However, one problem that it still doesn’t solve is that of decentralization. This is because under the proof-of-stake model, users who stake more coins will be given the chance to validate transactions at an exponentially higher rate than users with less coins. This is because of the way in which Ethereum chooses the validator for each transaction. Think of the validator selection like a raffle, in which people can buy tickets to have the chance to win a prize. All of those tickets are thrown in a hat and one winning ticket is picked at random. If 500 total tickets are sold, but 400 of them were bought by a single person, that person will obviously have a much higher chance of winning than anyone else. The proof-of-stake model is very similar in that the odds of getting randomly selected as a validator increases with the more coins that a user has staked. And with each successful validation, their number of staked coins increases, which creates an exponential cycle for large whales, and potentially could lead to some network dominance. This will undoubtedly be the biggest hurdle for Ethereum as they make this transition.

So now that we’ve got an understanding of what these two models are, and why Ethereum is moving to the cleaner, more efficient, and more scalable, Proof-of-stake model, let’s talk about what changes you’re going to see to the Ethereum network. Unfortunately, this new model is not going to instantly speed up transactions, nor will it lower gas fees. As a run-of-the-mill investor, your daily trades, purchases, and transactions will look pretty much the same as they always have. The real changes are in the background of all of this and have much more of a long-term impact. As I’ve mentioned many times in this video, the proof-of-stake model will significantly reduce the energy consumption that results from Ethereum mining. A 99.95% consumption reduction is absolutely mind-blowing and it is an incredible step towards environmental friendliness for crypto, which will result in a much better look to the public, which will hopefully lead to a lot less scrutiny towards the crypto space. This will allow Ethereum, and other networks, to scale to new heights, bringing in more investors, and in turn, hopefully increasing the value of their tokens.

This merge has been in the works for years behind the scenes and is just now being realized by the general public. It is a 5 step process, and we are in the final moments of step 1, which just so happens to be the most important, and most dangerous step of them all.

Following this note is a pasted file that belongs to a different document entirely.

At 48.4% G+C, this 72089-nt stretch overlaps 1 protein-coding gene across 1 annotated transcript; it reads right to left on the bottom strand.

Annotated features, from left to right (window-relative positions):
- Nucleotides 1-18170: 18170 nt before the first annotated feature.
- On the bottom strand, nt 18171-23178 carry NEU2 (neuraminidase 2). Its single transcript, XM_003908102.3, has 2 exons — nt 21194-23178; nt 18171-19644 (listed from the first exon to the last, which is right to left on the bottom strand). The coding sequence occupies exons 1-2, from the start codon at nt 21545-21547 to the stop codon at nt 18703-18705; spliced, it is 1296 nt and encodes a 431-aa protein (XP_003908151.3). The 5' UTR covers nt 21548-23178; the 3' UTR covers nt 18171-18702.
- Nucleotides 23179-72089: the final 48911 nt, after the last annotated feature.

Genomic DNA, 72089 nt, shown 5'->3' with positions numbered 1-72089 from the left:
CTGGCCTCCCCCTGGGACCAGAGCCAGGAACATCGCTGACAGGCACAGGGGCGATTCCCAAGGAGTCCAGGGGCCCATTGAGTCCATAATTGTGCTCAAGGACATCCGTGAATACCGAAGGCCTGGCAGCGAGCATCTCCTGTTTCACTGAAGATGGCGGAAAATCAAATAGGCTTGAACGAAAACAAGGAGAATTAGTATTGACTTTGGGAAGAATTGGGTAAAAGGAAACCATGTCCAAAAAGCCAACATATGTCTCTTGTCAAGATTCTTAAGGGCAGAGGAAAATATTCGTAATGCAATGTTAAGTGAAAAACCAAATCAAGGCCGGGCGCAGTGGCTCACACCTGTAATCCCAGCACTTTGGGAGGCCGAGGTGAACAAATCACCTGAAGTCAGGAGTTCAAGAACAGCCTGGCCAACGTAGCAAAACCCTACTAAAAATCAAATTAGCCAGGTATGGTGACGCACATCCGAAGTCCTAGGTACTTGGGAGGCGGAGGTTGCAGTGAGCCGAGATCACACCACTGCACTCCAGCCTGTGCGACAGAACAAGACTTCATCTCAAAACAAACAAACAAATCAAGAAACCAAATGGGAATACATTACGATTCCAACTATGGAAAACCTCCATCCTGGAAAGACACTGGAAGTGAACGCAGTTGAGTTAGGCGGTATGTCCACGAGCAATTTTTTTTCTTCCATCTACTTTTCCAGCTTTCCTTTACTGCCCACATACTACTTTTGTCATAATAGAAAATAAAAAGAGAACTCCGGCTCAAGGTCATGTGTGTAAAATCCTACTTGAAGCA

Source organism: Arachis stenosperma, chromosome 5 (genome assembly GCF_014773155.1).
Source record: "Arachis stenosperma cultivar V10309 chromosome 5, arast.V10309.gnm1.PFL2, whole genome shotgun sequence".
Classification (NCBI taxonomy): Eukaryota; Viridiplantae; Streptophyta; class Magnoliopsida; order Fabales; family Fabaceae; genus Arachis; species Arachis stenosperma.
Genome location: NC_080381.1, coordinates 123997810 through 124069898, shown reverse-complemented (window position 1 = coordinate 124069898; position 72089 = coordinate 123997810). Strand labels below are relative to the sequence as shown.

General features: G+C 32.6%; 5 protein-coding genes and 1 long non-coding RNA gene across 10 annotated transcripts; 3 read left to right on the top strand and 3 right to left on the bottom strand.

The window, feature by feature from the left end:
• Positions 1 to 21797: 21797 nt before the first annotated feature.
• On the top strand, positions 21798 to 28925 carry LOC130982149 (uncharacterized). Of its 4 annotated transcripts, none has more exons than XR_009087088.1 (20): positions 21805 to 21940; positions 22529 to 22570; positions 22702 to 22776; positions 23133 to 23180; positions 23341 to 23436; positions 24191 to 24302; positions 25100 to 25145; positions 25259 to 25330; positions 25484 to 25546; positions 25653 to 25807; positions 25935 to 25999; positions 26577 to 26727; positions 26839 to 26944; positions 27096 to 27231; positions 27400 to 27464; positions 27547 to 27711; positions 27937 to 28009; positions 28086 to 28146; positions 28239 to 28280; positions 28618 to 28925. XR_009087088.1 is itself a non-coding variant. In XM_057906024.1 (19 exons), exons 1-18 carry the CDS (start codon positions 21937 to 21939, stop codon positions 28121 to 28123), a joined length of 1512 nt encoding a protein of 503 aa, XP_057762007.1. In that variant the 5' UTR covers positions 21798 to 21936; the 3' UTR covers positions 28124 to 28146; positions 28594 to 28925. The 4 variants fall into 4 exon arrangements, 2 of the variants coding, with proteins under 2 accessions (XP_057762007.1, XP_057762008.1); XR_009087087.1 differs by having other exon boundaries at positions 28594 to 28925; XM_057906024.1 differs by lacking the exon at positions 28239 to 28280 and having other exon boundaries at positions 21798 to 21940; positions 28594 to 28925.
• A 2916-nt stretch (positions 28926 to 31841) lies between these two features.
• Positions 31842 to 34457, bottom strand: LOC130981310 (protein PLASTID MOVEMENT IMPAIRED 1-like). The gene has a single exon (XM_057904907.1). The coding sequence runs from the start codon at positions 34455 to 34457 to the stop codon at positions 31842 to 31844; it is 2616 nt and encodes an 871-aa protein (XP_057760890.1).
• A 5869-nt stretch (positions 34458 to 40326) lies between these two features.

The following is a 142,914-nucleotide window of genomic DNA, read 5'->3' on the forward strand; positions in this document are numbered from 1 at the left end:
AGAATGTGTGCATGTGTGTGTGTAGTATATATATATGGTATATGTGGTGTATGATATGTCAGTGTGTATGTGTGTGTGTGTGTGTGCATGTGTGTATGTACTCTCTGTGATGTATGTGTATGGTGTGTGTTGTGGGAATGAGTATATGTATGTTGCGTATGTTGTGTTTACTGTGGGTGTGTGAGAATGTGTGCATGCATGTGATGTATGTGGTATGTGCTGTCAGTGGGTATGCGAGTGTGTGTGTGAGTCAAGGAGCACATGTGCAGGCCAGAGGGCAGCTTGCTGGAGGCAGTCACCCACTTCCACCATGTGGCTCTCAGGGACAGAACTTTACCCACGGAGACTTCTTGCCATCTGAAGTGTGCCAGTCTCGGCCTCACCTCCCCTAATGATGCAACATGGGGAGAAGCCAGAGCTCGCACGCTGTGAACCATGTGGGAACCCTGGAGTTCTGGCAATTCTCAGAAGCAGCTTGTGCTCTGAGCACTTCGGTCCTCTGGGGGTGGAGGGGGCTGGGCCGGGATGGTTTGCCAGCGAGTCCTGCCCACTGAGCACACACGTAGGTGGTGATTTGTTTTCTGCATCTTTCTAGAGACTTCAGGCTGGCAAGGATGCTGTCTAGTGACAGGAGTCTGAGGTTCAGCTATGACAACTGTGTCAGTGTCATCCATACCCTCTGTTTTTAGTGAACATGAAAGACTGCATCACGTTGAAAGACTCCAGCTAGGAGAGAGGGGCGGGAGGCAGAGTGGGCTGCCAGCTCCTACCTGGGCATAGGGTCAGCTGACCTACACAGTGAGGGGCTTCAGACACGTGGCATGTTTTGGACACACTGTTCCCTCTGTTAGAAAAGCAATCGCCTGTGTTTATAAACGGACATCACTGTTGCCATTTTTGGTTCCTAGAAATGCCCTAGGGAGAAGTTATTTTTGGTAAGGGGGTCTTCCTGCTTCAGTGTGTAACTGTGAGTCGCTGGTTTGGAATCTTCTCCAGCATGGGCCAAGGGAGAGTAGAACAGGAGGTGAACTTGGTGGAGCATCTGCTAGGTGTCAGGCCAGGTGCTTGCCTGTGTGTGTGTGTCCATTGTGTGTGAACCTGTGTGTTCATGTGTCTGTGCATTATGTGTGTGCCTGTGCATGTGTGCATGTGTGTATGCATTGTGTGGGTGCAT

Step 1 is known as The merge. This step consists of everything I've already talked about, with Ethereum moving from proof-of-work to proof-of-stake. This step really began in 2020 when Ethereum launched its Beacon network which has been a trial run for the proof-of-stake model. In these past two years, Ethereum developers have tested and tried to troubleshoot any and all issues with this model so that the merge will be as seamless as possible. Although, they are on record saying that this merge is like trying to change a tire of a car while it's going 60MPH down the highway… so this is obviously no easy feat. They are attempting to merge one network with another with both continuing to run at normal speed which provides a number of challenges for developers. However, if and when the merge is successful, we will transition to step number 2, The Surge.

During this step, Ethereum’s network will increase scalability and enable faster, cheaper transactions via a process called sharding, which essentially divides large pieces of data into smaller shards, making it easier for layer 2 blockchains like polygon to operate more efficiently within the network.

Step number 3 is the verge, which will allow all users to become network validators, which will be huge for keeping the network as decentralized as possible.

Step number 4 is the purge, which will remove the old network history to ease network bottlenecks and further reduce the amount of hard drive space required for validators.


Lastly, step number 5 is the surge. This step will consist of final tweaks to the previous steps. And, according to Ethereum founder Vitalik Buterin, this step is the fun part that will make Ethereum into a much more powerful system.

The first step, the merge, is set to happen on September 19th, 2022 as long as there are no further delays in the process, and that is essentially what you need to know about Ethereum’s transition from the proof-of-work to the proof-of-stake model.